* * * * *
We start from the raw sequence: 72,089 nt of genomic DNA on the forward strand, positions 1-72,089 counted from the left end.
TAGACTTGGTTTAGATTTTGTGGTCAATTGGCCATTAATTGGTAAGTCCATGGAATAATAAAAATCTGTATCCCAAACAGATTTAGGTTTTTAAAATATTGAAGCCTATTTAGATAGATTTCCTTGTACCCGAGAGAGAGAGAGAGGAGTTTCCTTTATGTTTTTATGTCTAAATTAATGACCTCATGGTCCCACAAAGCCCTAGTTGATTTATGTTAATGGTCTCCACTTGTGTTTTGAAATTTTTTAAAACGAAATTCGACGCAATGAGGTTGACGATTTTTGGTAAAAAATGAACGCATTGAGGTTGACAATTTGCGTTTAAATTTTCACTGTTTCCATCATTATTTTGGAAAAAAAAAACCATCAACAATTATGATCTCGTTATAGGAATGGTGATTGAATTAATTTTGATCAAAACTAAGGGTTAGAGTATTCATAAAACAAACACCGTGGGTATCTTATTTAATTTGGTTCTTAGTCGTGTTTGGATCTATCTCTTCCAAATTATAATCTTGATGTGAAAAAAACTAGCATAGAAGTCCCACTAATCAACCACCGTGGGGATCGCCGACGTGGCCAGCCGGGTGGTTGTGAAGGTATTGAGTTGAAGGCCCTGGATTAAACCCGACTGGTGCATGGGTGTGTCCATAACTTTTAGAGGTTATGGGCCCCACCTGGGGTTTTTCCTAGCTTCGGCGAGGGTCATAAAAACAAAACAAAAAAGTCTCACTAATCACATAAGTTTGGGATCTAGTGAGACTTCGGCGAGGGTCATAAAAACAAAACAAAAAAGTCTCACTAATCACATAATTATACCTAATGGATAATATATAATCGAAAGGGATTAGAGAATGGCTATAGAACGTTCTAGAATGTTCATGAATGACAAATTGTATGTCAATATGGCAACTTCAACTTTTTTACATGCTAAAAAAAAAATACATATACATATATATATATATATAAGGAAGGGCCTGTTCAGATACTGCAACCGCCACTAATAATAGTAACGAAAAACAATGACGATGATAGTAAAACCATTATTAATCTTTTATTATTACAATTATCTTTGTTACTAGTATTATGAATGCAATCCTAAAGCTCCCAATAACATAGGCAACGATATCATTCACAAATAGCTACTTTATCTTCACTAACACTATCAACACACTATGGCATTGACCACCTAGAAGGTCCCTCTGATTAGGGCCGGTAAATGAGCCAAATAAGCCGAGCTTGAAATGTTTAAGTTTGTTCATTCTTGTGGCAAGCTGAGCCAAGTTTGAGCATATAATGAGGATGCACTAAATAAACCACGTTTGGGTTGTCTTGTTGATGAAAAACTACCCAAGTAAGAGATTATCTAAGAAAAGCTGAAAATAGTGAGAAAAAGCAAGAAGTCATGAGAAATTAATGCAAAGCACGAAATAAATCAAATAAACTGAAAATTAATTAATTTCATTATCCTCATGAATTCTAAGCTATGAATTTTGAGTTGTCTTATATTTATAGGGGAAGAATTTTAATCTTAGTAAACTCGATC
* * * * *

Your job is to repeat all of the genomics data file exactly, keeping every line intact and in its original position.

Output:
We start from the raw sequence: 72,089 nt of genomic DNA on the forward strand, positions 1-72,089 counted from the left end.
TAGACTTGGTTTAGATTTTGTGGTCAATTGGCCATTAATTGGTAAGTCCATGGAATAATAAAAATCTGTATCCCAAACAGATTTAGGTTTTTAAAATATTGAAGCCTATTTAGATAGATTTCCTTGTACCCGAGAGAGAGAGAGAGGAGTTTCCTTTATGTTTTTATGTCTAAATTAATGACCTCATGGTCCCACAAAGCCCTAGTTGATTTATGTTAATGGTCTCCACTTGTGTTTTGAAATTTTTTAAAACGAAATTCGACGCAATGAGGTTGACGATTTTTGGTAAAAAATGAACGCATTGAGGTTGACAATTTGCGTTTAAATTTTCACTGTTTCCATCATTATTTTGGAAAAAAAAAACCATCAACAATTATGATCTCGTTATAGGAATGGTGATTGAATTAATTTTGATCAAAACTAAGGGTTAGAGTATTCATAAAACAAACACCGTGGGTATCTTATTTAATTTGGTTCTTAGTCGTGTTTGGATCTATCTCTTCCAAATTATAATCTTGATGTGAAAAAAACTAGCATAGAAGTCCCACTAATCAACCACCGTGGGGATCGCCGACGTGGCCAGCCGGGTGGTTGTGAAGGTATTGAGTTGAAGGCCCTGGATTAAACCCGACTGGTGCATGGGTGTGTCCATAACTTTTAGAGGTTATGGGCCCCACCTGGGGTTTTTCCTAGCTTCGGCGAGGGTCATAAAAACAAAACAAAAAAGTCTCACTAATCACATAAGTTTGGGATCTAGTGAGACTTCGGCGAGGGTCATAAAAACAAAACAAAAAAGTCTCACTAATCACATAATTATACCTAATGGATAATATATAATCGAAAGGGATTAGAGAATGGCTATAGAACGTTCTAGAATGTTCATGAATGACAAATTGTATGTCAATATGGCAACTTCAACTTTTTTACATGCTAAAAAAAAAATACATATACATATATATATATATATAAGGAAGGGCCTGTTCAGATACTGCAACCGCCACTAATAATAGTAACGAAAAACAATGACGATGATAGTAAAACCATTATTAATCTTTTATTATTACAATTATCTTTGTTACTAGTATTATGAATGCAATCCTAAAGCTCCCAATAACATAGGCAACGATATCATTCACAAATAGCTACTTTATCTTCACTAACACTATCAACACACTATGGCATTGACCACCTAGAAGGTCCCTCTGATTAGGGCCGGTAAATGAGCCAAATAAGCCGAGCTTGAAATGTTTAAGTTTGTTCATTCTTGTGGCAAGCTGAGCCAAGTTTGAGCATATAATGAGGATGCACTAAATAAACCACGTTTGGGTTGTCTTGTTGATGAAAAACTACCCAAGTAAGAGATTATCTAAGAAAAGCTGAAAATAGTGAGAAAAAGCAAGAAGTCATGAGAAATTAATGCAAAGCACGAAATAAATCAAATAAACTGAAAATTAATTAATTTCATTATCCTCATGAATTCTAAGCTATGAATTTTGAGTTGTCTTATATTTATAGGGGAAGAATTTTAATCTTAGTAAACTCGATC